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In an era of cock and bull intelligence, why migrating to a centralised system would help

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New Delhi, Feb 21: Following every major terror strike, there is always an analysis on whether there was intelligence or not. Was the Pulwama attack a result of intelligence failure?

Firemen spray water on a road to wash away the blood stains at the site of suicide bomb attack at Lathepora Awantipora in Pulwama district of south Kashmir

Some would say that there was intelligence, but it was not concrete enough. First and foremost, intelligence is the cornerstone to deal with terrorism. Intelligence is gathered in various forms such as chatter, chat intercepts and from sources on the ground.

The Intelligence agencies gets thousands of intercepts every day, but the question is whether all of it is actionable or not. There is also the other issue of dealing with cock and bull intelligence, which is deliberately put out by terror groups to confuse the agencies.

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The key to good intelligence is to piece together all the information and then ascertain beyond doubt whether it is actionable or not.

Six days before the Pulwama attack, there was intelligence provided which suggested that there would be an IED attack and all areas need to be sensitised. However the intelligence was not considered to be operational in nature. The Intelligence Bureau argues that it is extremely difficult to get pin-pointed intelligence. At least 8 out of 10 intercepts, leads, information that are provided are done with an intention of misguiding the agencies. There have been times when we have chased a lead for months and then hit a dead end.

Intel in J&K:

In Jammu and Kashmir, the reason why the Indian Army was able to gun down so many top commanders was only due to intelligence. It was the Jammu and Kashmir police which took the lead in providing the intelligence. IB officials say that the J&K police are the best source of information as they are familiar with the local logistics, the people, culture and also the language. The J&K police did not rely on intercepts, chatter etc.

Instead, they gathered intelligence from the ground and this proved to be effective.

While such intelligence is helpful in eradicating a local menace, it is not good enough to thwart attacks on the scale of a Pathankot or a Pulwama.

The biggest issue is that there are multiple agencies that gather intelligence. The IB, Research and Analysis Wing, Army, local police, all have inputs of their own. The problem begins when it is not shared among each other and more importantly when it is not pieced together to decide on whether the information is actionable or not. We noticed such slip-ups during the 26/11, Uri, Nagrota, Parliament attacks just to name a few. In fact during the 26/11 there were at least 6 to 8 inputs with different agencies. It was not pieced together and this led to the attack. The case was similar in the case of the Pathankot attack as well.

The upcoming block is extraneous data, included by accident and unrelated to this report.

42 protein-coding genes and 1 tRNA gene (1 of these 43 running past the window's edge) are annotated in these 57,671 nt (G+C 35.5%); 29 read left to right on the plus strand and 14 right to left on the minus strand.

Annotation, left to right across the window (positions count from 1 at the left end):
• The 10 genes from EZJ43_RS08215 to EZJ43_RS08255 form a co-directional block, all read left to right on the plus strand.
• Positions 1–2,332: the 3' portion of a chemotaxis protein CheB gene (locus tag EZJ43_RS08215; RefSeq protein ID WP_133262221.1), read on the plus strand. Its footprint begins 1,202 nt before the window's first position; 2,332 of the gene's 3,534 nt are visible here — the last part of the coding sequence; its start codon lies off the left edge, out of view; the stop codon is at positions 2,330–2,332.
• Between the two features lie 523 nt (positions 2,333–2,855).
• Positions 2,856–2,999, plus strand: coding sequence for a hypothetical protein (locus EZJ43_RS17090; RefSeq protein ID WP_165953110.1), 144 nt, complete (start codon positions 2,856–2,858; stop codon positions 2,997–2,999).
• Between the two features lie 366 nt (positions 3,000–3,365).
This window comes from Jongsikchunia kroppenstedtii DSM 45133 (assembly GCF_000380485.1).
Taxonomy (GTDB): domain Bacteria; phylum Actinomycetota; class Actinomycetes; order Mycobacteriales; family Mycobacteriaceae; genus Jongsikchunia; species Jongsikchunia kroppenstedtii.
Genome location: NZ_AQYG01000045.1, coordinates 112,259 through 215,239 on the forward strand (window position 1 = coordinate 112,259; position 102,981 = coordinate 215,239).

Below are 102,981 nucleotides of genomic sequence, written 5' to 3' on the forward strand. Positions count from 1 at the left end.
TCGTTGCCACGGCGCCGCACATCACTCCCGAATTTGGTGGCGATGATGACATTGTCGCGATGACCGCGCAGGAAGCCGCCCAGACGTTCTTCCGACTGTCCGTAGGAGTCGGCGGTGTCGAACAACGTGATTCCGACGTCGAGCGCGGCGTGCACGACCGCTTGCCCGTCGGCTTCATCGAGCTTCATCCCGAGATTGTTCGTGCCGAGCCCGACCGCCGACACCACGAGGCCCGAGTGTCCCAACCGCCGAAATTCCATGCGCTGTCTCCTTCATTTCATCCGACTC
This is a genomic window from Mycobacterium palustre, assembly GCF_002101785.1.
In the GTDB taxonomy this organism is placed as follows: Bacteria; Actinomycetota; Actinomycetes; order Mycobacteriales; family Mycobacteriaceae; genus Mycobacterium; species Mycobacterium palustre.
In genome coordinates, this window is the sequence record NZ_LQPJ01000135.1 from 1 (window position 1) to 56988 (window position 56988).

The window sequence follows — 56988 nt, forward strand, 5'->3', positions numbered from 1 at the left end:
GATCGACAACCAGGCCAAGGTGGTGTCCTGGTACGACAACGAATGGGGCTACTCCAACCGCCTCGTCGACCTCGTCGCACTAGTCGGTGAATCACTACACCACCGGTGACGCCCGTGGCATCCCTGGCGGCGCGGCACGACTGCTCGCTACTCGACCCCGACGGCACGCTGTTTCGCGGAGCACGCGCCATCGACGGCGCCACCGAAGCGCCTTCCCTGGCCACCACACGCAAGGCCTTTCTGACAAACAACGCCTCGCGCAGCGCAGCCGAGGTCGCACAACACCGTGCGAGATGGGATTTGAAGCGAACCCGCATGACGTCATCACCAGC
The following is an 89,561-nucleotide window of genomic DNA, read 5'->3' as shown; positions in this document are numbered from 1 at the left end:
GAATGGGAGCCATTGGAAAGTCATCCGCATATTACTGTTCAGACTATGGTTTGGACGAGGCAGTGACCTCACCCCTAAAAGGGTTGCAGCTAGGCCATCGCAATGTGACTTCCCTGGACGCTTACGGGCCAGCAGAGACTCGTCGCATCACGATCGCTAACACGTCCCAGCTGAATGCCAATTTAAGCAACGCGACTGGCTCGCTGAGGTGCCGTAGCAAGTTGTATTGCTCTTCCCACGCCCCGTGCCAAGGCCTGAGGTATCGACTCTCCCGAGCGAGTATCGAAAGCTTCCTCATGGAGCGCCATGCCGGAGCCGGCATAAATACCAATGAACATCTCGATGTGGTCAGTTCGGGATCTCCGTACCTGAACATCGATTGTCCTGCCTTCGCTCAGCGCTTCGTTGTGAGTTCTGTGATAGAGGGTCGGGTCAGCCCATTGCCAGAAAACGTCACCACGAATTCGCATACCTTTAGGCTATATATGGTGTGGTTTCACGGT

The importance of NATGRID:

Piecing together the intelligence and coordinating with various agencies especially when the input is very general in nature is the need of the hour. Only 1 out of every 100 intelligence inputs are specific in nature, while the rest are general.

Looking at the manner in which terror groups continue to strike with precision, the need of the hour would be to completely migrate to NATGRID or National Intelligence Grid. The primary job of NATGRID is to connect the inputs and data base of the core security agencies and piece it together and ascertain whether it is actionable in nature or not.

The agencies have been arguing for long that India does have a competent policing wing, but they have been handicapped for want of data. Further coordination and ego issues have cropped up in the past as a result of which intelligence has failed.

Security experts point out that with NATGRID, a data base is built and it would not remain the property of one state alone, but would be national property.

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Under this set up, police officials would have to feed information about each person to this data base. This would include credit card details, residential proof, immigration details and all other transactions regarding a person.

An official in the IB says that the police will have a big role to play to ensure that this data is in place. The police not only have to feed in the first bit of the data, but there is a need to keep updating the data.

Natgrid would also help the police and the Intelligence Bureau keep a tab on persons with suspicious backgrounds. The police would have access to all his data and any movement by this person would also be tracked with the help of this data base.

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